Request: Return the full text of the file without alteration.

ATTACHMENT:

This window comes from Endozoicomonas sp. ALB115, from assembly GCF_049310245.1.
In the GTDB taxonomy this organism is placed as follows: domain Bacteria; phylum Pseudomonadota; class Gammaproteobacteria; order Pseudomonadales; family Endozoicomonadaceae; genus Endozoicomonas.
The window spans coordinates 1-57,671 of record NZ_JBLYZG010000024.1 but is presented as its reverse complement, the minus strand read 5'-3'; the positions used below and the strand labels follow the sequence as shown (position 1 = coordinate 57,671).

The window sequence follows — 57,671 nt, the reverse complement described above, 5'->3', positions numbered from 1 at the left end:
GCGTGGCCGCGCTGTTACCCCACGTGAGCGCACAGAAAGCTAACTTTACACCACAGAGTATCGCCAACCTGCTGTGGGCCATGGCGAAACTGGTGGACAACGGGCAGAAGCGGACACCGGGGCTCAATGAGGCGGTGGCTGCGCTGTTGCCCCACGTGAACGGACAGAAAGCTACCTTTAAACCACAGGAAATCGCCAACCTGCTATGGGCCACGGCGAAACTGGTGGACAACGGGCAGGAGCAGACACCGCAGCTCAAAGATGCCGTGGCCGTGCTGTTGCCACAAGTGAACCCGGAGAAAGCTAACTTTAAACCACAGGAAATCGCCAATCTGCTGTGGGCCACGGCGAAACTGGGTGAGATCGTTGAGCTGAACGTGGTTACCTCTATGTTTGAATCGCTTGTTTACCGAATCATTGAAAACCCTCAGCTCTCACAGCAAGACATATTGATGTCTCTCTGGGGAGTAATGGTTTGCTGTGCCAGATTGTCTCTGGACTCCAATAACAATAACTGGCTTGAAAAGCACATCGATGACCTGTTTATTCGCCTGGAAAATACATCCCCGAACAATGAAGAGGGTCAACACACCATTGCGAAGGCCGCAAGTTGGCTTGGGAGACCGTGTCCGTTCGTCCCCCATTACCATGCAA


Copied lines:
This window comes from Endozoicomonas sp. ALB115, from assembly GCF_049310245.1.
In the GTDB taxonomy this organism is placed as follows: domain Bacteria; phylum Pseudomonadota; class Gammaproteobacteria; order Pseudomonadales; family Endozoicomonadaceae; genus Endozoicomonas.
The window spans coordinates 1-57,671 of record NZ_JBLYZG010000024.1 but is presented as its reverse complement, the minus strand read 5'-3'; the positions used below and the strand labels follow the sequence as shown (position 1 = coordinate 57,671).

The window sequence follows — 57,671 nt, the reverse complement described above, 5'->3', positions numbered from 1 at the left end:
GCGTGGCCGCGCTGTTACCCCACGTGAGCGCACAGAAAGCTAACTTTACACCACAGAGTATCGCCAACCTGCTGTGGGCCATGGCGAAACTGGTGGACAACGGGCAGAAGCGGACACCGGGGCTCAATGAGGCGGTGGCTGCGCTGTTGCCCCACGTGAACGGACAGAAAGCTACCTTTAAACCACAGGAAATCGCCAACCTGCTATGGGCCACGGCGAAACTGGTGGACAACGGGCAGGAGCAGACACCGCAGCTCAAAGATGCCGTGGCCGTGCTGTTGCCACAAGTGAACCCGGAGAAAGCTAACTTTAAACCACAGGAAATCGCCAATCTGCTGTGGGCCACGGCGAAACTGGGTGAGATCGTTGAGCTGAACGTGGTTACCTCTATGTTTGAATCGCTTGTTTACCGAATCATTGAAAACCCTCAGCTCTCACAGCAAGACATATTGATGTCTCTCTGGGGAGTAATGGTTTGCTGTGCCAGATTGTCTCTGGACTCCAATAACAATAACTGGCTTGAAAAGCACATCGATGACCTGTTTATTCGCCTGGAAAATACATCCCCGAACAATGAAGAGGGTCAACACACCATTGCGAAGGCCGCAAGTTGGCTTGGGAGACCGTGTCCGTTCGTCCCCCATTACCATGCAA